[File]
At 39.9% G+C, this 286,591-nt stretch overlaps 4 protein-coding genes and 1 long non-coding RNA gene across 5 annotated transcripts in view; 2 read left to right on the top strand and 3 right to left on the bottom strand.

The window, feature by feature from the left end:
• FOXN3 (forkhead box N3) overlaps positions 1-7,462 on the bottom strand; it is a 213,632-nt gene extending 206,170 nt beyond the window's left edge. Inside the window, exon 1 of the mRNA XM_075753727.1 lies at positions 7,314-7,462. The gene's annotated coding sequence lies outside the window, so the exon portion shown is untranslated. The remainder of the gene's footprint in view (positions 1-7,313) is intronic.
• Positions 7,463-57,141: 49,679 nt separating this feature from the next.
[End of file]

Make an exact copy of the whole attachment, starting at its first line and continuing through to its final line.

At 39.9% G+C, this 286,591-nt stretch overlaps 4 protein-coding genes and 1 long non-coding RNA gene across 5 annotated transcripts in view; 2 read left to right on the top strand and 3 right to left on the bottom strand.

The window, feature by feature from the left end:
• FOXN3 (forkhead box N3) overlaps positions 1-7,462 on the bottom strand; it is a 213,632-nt gene extending 206,170 nt beyond the window's left edge. Inside the window, exon 1 of the mRNA XM_075753727.1 lies at positions 7,314-7,462. The gene's annotated coding sequence lies outside the window, so the exon portion shown is untranslated. The remainder of the gene's footprint in view (positions 1-7,313) is intronic.
• Positions 7,463-57,141: 49,679 nt separating this feature from the next.